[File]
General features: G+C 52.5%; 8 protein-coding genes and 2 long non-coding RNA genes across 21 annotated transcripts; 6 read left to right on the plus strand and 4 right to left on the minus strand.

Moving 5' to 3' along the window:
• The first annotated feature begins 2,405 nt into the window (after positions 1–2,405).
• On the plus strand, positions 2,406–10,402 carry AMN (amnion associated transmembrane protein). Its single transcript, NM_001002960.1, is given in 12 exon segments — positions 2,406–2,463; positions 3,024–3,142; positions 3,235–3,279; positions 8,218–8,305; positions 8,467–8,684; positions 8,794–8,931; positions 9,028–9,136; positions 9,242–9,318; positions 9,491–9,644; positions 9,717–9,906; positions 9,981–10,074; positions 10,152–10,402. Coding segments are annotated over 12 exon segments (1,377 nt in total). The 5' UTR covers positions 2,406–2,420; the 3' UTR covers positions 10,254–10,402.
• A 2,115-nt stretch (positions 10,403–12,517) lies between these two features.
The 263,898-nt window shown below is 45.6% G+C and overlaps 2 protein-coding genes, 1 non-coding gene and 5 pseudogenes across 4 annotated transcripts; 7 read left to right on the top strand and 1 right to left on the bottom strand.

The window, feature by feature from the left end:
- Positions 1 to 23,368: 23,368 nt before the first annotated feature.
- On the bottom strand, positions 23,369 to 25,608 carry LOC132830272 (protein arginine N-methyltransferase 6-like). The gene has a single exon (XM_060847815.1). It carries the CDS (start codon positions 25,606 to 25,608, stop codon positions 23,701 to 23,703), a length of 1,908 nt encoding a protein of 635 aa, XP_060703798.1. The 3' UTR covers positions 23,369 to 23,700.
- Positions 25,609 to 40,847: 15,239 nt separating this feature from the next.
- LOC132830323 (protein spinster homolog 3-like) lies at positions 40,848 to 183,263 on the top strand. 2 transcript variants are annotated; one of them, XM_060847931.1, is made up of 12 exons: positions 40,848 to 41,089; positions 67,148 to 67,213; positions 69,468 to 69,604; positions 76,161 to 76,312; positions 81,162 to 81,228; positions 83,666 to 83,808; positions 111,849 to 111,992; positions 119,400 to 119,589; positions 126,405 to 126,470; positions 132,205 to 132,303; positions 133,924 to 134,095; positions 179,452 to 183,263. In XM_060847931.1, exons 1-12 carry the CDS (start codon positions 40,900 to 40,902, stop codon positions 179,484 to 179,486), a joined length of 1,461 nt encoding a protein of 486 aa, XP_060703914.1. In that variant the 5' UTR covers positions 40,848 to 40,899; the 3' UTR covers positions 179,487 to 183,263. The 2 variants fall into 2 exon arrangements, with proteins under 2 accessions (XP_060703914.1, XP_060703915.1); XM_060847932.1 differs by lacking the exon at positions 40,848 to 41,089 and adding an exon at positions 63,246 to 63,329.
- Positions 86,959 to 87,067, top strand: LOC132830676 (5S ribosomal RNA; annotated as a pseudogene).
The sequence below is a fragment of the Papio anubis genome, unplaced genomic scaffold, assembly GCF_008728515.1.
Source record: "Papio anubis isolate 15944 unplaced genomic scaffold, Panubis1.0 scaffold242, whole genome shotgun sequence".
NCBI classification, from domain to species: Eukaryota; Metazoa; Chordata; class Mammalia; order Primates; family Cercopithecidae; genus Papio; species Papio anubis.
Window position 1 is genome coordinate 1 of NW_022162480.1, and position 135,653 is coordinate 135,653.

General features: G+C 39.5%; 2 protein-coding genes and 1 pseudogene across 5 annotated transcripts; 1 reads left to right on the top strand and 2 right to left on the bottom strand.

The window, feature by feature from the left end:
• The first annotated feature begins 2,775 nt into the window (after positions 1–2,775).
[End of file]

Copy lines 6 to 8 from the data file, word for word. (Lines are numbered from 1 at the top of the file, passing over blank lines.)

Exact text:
The 263,898-nt window shown below is 45.6% G+C and overlaps 2 protein-coding genes, 1 non-coding gene and 5 pseudogenes across 4 annotated transcripts; 7 read left to right on the top strand and 1 right to left on the bottom strand.

The window, feature by feature from the left end:
- Positions 1 to 23,368: 23,368 nt before the first annotated feature.